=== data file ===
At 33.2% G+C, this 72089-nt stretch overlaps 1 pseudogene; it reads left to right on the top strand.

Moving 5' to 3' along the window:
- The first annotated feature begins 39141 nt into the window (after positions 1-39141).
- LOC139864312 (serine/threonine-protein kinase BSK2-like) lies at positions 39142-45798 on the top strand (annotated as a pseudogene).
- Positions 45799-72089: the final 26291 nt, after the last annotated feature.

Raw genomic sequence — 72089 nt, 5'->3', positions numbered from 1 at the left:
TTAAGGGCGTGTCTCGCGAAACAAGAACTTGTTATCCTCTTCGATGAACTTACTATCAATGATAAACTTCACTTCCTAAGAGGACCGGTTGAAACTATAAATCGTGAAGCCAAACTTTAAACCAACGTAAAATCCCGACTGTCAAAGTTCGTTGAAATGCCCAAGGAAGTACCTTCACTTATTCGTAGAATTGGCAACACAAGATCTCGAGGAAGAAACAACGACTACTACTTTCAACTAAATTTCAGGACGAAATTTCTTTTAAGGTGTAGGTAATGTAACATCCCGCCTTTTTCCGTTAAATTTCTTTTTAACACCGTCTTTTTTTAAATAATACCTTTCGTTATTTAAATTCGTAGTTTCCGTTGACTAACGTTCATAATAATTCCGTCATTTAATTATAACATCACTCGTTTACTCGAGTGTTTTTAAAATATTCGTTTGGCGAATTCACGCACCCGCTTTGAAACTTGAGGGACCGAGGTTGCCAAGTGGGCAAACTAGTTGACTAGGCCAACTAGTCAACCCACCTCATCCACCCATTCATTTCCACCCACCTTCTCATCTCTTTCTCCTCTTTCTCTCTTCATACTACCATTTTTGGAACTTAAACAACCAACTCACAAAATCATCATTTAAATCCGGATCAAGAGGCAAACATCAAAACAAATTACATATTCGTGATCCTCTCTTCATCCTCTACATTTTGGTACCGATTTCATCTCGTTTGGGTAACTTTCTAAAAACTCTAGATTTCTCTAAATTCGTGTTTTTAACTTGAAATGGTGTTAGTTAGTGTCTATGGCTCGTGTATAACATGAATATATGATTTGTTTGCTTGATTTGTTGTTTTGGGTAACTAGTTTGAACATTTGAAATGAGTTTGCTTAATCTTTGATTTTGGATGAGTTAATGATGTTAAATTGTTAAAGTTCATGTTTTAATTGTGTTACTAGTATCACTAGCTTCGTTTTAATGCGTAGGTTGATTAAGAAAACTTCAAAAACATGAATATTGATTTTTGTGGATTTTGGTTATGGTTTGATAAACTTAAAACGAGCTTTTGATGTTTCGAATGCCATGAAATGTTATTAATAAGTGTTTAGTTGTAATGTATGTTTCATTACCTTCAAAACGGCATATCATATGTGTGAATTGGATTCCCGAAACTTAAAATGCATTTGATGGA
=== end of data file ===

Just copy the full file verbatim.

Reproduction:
At 33.2% G+C, this 72089-nt stretch overlaps 1 pseudogene; it reads left to right on the top strand.

Moving 5' to 3' along the window:
- The first annotated feature begins 39141 nt into the window (after positions 1-39141).
- LOC139864312 (serine/threonine-protein kinase BSK2-like) lies at positions 39142-45798 on the top strand (annotated as a pseudogene).
- Positions 45799-72089: the final 26291 nt, after the last annotated feature.

Raw genomic sequence — 72089 nt, 5'->3', positions numbered from 1 at the left:
TTAAGGGCGTGTCTCGCGAAACAAGAACTTGTTATCCTCTTCGATGAACTTACTATCAATGATAAACTTCACTTCCTAAGAGGACCGGTTGAAACTATAAATCGTGAAGCCAAACTTTAAACCAACGTAAAATCCCGACTGTCAAAGTTCGTTGAAATGCCCAAGGAAGTACCTTCACTTATTCGTAGAATTGGCAACACAAGATCTCGAGGAAGAAACAACGACTACTACTTTCAACTAAATTTCAGGACGAAATTTCTTTTAAGGTGTAGGTAATGTAACATCCCGCCTTTTTCCGTTAAATTTCTTTTTAACACCGTCTTTTTTTAAATAATACCTTTCGTTATTTAAATTCGTAGTTTCCGTTGACTAACGTTCATAATAATTCCGTCATTTAATTATAACATCACTCGTTTACTCGAGTGTTTTTAAAATATTCGTTTGGCGAATTCACGCACCCGCTTTGAAACTTGAGGGACCGAGGTTGCCAAGTGGGCAAACTAGTTGACTAGGCCAACTAGTCAACCCACCTCATCCACCCATTCATTTCCACCCACCTTCTCATCTCTTTCTCCTCTTTCTCTCTTCATACTACCATTTTTGGAACTTAAACAACCAACTCACAAAATCATCATTTAAATCCGGATCAAGAGGCAAACATCAAAACAAATTACATATTCGTGATCCTCTCTTCATCCTCTACATTTTGGTACCGATTTCATCTCGTTTGGGTAACTTTCTAAAAACTCTAGATTTCTCTAAATTCGTGTTTTTAACTTGAAATGGTGTTAGTTAGTGTCTATGGCTCGTGTATAACATGAATATATGATTTGTTTGCTTGATTTGTTGTTTTGGGTAACTAGTTTGAACATTTGAAATGAGTTTGCTTAATCTTTGATTTTGGATGAGTTAATGATGTTAAATTGTTAAAGTTCATGTTTTAATTGTGTTACTAGTATCACTAGCTTCGTTTTAATGCGTAGGTTGATTAAGAAAACTTCAAAAACATGAATATTGATTTTTGTGGATTTTGGTTATGGTTTGATAAACTTAAAACGAGCTTTTGATGTTTCGAATGCCATGAAATGTTATTAATAAGTGTTTAGTTGTAATGTATGTTTCATTACCTTCAAAACGGCATATCATATGTGTGAATTGGATTCCCGAAACTTAAAATGCATTTGATGGA